We used noninvasive methods to derive central aortic pressure from the radial pulse wave, calibrated to brachial BP. It has to be considered whether the mathematical transfer function used to derive central hemodynamic indexes could be sensitive to, or confounded by, changes in HR. The mathematics involved are beyond detailed discussion here but use a transfer function to calculate central pressures from individual radial pressure waveforms that is uninfluenced by the number of waveforms as a function of time. Although, to our knowledge, there have been no specific studies to assess impact of HR on central pressures comparing the methods here with direct invasive measurements, there have been invasive measurements of central aortic pressures in humans in response to changes in HR. In these studies, increasing HR via cardiac pacing has been shown to reduce central aortic pressure (12). Moreover, previous invasive studies have shown that beta-blocker treatment increased (rather than reduced) central aortic pressures (33). These directional changes are consistent with our findings. Furthermore, data from studies directly analyzing carotid or invasively acquired central pressure waves have documented reduced “pressure amplification” with beta-blockade (24,33), consistent with our data. Other studies have also implicated HR as a major factor modulating pressure amplification (13,21,34,35).
Finally, our study examines the association between on-treatment HR and central pressures. It does not directly assess the change in central pressure in response to a treatment-induced change in HR in individual patients. This would have been difficult to do because of confounding due to associated changes in BP per se as a consequence of any treatment changes. Nevertheless, our multiple regression analysis identified HR to be a powerful independent factor influencing the relationship between brachial and central aortic pressures, with the latter being higher at lower HRs.
These data have important clinical implications. There is a well-recognized association between a lower HR and cardiovascular health reported from observational studies (36–38). This is often used as a justification for therapeutic reductions in HR. In the setting of symptomatic ischemic heart disease and in patients with chronic stable heart failure, HR lowering by beta-blockade has been shown to be a very effective treatment strategy. However, the data from the present study question whether extending these assumptions to people with hypertension, especially older people with stiff conduit arteries, is safe and appropriate. Moreover, because the effect of HR on central pressures seems so powerful, our data suggest that there will be less effective central aortic systolic and PP reduction in older hypertensive patients with all beta-blockers, or other drugs that lower HR. In this regard, the newer generation of vasodilating beta-blockers must be shown to be as effective as alternative treatments in preventing cardiovascular events before they can be considered as a suitable routine treatment for older people with hypertension.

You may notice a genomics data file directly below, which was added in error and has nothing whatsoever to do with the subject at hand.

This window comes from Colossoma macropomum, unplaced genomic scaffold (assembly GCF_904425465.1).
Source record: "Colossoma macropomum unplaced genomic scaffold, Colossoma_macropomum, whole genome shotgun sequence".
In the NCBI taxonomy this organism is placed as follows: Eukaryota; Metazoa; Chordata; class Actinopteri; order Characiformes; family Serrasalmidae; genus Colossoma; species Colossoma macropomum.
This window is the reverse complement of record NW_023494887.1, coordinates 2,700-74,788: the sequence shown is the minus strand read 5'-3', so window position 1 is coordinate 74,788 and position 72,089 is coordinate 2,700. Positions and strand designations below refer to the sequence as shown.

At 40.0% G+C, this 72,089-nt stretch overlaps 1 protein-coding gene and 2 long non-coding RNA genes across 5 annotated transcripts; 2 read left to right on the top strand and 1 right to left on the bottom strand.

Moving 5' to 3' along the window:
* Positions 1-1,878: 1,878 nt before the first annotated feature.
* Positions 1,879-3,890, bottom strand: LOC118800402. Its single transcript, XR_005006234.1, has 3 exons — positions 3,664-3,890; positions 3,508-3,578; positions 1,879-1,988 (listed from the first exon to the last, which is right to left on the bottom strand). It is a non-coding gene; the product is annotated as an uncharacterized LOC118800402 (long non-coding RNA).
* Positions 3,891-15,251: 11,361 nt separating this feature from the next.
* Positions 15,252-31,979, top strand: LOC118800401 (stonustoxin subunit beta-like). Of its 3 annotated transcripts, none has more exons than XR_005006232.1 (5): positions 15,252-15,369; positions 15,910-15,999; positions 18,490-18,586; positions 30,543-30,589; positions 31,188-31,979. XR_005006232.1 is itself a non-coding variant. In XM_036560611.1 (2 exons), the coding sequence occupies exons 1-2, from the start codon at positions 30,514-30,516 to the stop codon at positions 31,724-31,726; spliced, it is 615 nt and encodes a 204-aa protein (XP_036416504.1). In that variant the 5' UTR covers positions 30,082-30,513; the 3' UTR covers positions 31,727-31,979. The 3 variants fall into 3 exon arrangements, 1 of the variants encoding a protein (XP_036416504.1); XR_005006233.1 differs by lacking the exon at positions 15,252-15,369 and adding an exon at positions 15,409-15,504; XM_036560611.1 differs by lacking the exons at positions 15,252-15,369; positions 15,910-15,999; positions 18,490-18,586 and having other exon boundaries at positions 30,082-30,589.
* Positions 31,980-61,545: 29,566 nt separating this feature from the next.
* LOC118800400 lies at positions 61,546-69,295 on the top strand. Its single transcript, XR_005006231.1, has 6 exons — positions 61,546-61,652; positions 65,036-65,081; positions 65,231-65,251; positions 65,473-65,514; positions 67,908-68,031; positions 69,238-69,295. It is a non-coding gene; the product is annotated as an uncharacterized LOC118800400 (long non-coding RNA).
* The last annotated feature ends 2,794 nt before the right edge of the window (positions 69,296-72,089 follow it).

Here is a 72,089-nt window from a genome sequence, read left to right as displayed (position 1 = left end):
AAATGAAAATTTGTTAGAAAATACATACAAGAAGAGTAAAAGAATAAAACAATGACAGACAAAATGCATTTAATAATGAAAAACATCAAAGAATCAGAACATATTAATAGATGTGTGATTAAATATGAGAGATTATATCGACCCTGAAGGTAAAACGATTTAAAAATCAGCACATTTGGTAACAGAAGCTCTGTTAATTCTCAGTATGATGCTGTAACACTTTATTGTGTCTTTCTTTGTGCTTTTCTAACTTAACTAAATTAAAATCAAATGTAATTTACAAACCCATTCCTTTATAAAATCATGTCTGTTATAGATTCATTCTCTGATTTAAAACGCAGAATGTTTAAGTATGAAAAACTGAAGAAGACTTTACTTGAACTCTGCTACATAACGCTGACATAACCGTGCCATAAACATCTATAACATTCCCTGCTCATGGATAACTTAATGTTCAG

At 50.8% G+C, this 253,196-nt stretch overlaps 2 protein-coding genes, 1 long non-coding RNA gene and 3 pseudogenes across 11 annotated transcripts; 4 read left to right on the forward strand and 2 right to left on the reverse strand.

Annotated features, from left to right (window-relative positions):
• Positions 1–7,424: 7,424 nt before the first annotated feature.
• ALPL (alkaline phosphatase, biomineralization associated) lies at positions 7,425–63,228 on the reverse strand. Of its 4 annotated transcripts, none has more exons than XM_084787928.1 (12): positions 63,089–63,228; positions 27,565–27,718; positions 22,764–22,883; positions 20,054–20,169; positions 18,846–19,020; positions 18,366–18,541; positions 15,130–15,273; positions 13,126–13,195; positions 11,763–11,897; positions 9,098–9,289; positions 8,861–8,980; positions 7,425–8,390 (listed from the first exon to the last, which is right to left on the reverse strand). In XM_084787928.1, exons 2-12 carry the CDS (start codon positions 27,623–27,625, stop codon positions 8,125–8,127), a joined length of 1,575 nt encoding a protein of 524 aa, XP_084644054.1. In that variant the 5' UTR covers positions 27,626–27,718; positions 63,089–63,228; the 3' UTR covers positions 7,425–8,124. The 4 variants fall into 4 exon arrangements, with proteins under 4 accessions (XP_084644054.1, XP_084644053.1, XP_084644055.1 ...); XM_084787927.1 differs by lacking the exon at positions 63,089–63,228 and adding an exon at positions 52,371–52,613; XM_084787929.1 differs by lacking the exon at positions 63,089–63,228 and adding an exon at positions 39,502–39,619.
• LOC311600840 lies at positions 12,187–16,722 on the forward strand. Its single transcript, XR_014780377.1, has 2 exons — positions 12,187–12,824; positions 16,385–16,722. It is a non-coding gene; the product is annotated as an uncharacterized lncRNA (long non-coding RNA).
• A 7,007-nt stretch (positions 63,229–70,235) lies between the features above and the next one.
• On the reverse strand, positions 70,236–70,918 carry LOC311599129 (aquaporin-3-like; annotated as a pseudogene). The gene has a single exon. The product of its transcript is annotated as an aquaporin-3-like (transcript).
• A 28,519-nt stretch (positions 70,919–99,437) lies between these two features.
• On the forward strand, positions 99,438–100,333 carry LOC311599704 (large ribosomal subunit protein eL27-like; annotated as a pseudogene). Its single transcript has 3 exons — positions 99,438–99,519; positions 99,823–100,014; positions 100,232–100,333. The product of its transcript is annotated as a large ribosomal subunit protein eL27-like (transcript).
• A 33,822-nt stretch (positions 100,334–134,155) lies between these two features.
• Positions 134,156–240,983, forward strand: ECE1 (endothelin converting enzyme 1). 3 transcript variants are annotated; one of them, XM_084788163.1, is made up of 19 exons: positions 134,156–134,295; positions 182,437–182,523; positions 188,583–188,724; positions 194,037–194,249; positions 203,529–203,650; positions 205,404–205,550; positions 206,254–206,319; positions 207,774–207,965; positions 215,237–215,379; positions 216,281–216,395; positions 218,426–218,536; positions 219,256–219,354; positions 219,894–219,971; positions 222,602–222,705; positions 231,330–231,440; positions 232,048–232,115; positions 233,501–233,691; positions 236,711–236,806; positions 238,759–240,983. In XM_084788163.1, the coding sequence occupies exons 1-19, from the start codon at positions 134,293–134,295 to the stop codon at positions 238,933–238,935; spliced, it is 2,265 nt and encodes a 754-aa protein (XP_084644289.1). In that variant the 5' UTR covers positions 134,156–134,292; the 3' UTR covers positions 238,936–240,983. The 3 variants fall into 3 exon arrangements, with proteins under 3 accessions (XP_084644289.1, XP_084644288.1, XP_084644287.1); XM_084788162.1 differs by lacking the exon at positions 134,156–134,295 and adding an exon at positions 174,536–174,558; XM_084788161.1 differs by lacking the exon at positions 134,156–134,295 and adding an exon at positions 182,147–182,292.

In summary, the CAFE-Heart Rate study has demonstrated that a lower HR is associated with higher central aortic systolic and PPs in patients with treated hypertension. We suggest that this is the major reason why beta-blocker–based therapy has been less effective at reducing cardiovascular events, especially stroke, when compared with other treatments in patients with hypertension.
For the text on the measurement of pressure waveforms and definition of variables derived by pulse wave analysis, a list of the CAFE investigators, and a figure on the central arterial pressure wave with derived parameters, please see the online version of this article.
Continuing Medical Education (CME) is available for this article.
- Abbreviations and Acronyms
- augmentation index
- blood pressure
- heart rate
- pulse pressure
- Received November 19, 2008.
- Revision received February 11, 2009.
- Accepted February 23, 2009.
- American College of Cardiology Foundation
- Wiysonge C.,
- Bradley H.,
- Myose B.,
- et al.
- Bangalore S.,
- Wild D.,
- Parkar S.,
- Kukin M.,
- Messerli F.H.
- Bangalore S.,
- Sawhney S.,
- Messerli F.H.
- The CAFE Investigators for the ASCOT Investigators
- London G.M.,
- Asmar R.G.,
- O'Rourke M.,
- Safar M.E.,
- REASON Investigators
- Wilkinson I.B.,
- Mohammed N.H.,
- Tyrrell S.,
- et al.
- Dahlof B.,
- Sever P.S.,
- Poulter N.R.,
- et al.,
- ASCOT Investigators
- Kelly R.,
- Hayward C.S.,
- Ganis J.
- Chen C.-H.,
- Nevo E.,
- Fetics B.,
- et al.
- Laurent P.,
- Albaladejo P.,
- Blacher J.,
- Rudnichi A.,
- Smulyan H.,
- Safar M.E.
- McEniery C.M.,
- Hall I.R.,
- et al.,
- ACCT Investigators
- Asmar R.G.,
- London G.M.,
- O'Rourke M.,
- Safar M.E.,
- REASON Project Coordinators and Investigators
- Nichols W.W.,
- Edwards D.G.
- Edwards D.G.,
- Lang J.T.
- Ting C.T.,
- Chou C.Y.,
- Chang M.S.,
- Wang S.P.,
- Chiang B.N.,
- Yin F.C.P.
- Protogerou A.D.,
- Blacher J.,
- Mavrikakis M.,
- Lekakis J.,
- Safar M.E.
- Dyer A.R.,
- Persky V.,
- Stamler J.,
- et al.